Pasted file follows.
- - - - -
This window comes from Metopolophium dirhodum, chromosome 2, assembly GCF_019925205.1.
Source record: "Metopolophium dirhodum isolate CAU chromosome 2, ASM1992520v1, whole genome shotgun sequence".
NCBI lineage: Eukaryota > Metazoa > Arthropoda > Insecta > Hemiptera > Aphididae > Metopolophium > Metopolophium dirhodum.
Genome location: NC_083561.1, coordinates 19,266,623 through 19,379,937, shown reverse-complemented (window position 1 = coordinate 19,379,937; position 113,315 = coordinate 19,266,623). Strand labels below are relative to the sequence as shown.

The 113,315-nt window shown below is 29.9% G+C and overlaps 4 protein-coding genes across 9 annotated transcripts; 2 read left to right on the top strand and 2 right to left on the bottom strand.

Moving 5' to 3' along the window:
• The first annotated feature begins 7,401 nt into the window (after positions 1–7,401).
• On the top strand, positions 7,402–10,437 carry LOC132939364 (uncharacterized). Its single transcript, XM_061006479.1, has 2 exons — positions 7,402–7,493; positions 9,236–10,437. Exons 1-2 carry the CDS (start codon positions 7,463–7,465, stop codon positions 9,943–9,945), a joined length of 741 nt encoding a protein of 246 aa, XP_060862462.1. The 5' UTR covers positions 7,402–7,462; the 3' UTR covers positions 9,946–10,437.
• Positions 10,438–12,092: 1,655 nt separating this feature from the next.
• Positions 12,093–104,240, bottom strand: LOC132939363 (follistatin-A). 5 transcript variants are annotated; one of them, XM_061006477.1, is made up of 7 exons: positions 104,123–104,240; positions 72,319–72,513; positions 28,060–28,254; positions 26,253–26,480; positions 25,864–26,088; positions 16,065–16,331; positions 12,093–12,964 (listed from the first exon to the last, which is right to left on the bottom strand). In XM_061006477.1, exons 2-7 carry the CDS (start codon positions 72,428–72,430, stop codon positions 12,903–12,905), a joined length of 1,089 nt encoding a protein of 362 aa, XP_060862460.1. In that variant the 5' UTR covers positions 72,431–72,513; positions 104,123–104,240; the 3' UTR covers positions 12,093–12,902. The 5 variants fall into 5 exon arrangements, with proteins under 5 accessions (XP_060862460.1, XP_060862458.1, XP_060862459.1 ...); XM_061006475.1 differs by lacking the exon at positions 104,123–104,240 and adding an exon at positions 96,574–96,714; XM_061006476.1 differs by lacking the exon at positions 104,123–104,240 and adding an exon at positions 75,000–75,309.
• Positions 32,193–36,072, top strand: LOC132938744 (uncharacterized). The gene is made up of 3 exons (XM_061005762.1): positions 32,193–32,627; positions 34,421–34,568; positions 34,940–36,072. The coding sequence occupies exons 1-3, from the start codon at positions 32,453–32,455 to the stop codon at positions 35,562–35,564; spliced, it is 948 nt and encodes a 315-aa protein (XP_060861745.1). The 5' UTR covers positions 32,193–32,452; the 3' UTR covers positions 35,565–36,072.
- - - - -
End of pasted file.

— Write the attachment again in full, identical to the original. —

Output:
This window comes from Metopolophium dirhodum, chromosome 2, assembly GCF_019925205.1.
Source record: "Metopolophium dirhodum isolate CAU chromosome 2, ASM1992520v1, whole genome shotgun sequence".
NCBI lineage: Eukaryota > Metazoa > Arthropoda > Insecta > Hemiptera > Aphididae > Metopolophium > Metopolophium dirhodum.
Genome location: NC_083561.1, coordinates 19,266,623 through 19,379,937, shown reverse-complemented (window position 1 = coordinate 19,379,937; position 113,315 = coordinate 19,266,623). Strand labels below are relative to the sequence as shown.

The 113,315-nt window shown below is 29.9% G+C and overlaps 4 protein-coding genes across 9 annotated transcripts; 2 read left to right on the top strand and 2 right to left on the bottom strand.

Moving 5' to 3' along the window:
• The first annotated feature begins 7,401 nt into the window (after positions 1–7,401).
• On the top strand, positions 7,402–10,437 carry LOC132939364 (uncharacterized). Its single transcript, XM_061006479.1, has 2 exons — positions 7,402–7,493; positions 9,236–10,437. Exons 1-2 carry the CDS (start codon positions 7,463–7,465, stop codon positions 9,943–9,945), a joined length of 741 nt encoding a protein of 246 aa, XP_060862462.1. The 5' UTR covers positions 7,402–7,462; the 3' UTR covers positions 9,946–10,437.
• Positions 10,438–12,092: 1,655 nt separating this feature from the next.
• Positions 12,093–104,240, bottom strand: LOC132939363 (follistatin-A). 5 transcript variants are annotated; one of them, XM_061006477.1, is made up of 7 exons: positions 104,123–104,240; positions 72,319–72,513; positions 28,060–28,254; positions 26,253–26,480; positions 25,864–26,088; positions 16,065–16,331; positions 12,093–12,964 (listed from the first exon to the last, which is right to left on the bottom strand). In XM_061006477.1, exons 2-7 carry the CDS (start codon positions 72,428–72,430, stop codon positions 12,903–12,905), a joined length of 1,089 nt encoding a protein of 362 aa, XP_060862460.1. In that variant the 5' UTR covers positions 72,431–72,513; positions 104,123–104,240; the 3' UTR covers positions 12,093–12,902. The 5 variants fall into 5 exon arrangements, with proteins under 5 accessions (XP_060862460.1, XP_060862458.1, XP_060862459.1 ...); XM_061006475.1 differs by lacking the exon at positions 104,123–104,240 and adding an exon at positions 96,574–96,714; XM_061006476.1 differs by lacking the exon at positions 104,123–104,240 and adding an exon at positions 75,000–75,309.
• Positions 32,193–36,072, top strand: LOC132938744 (uncharacterized). The gene is made up of 3 exons (XM_061005762.1): positions 32,193–32,627; positions 34,421–34,568; positions 34,940–36,072. The coding sequence occupies exons 1-3, from the start codon at positions 32,453–32,455 to the stop codon at positions 35,562–35,564; spliced, it is 948 nt and encodes a 315-aa protein (XP_060861745.1). The 5' UTR covers positions 32,193–32,452; the 3' UTR covers positions 35,565–36,072.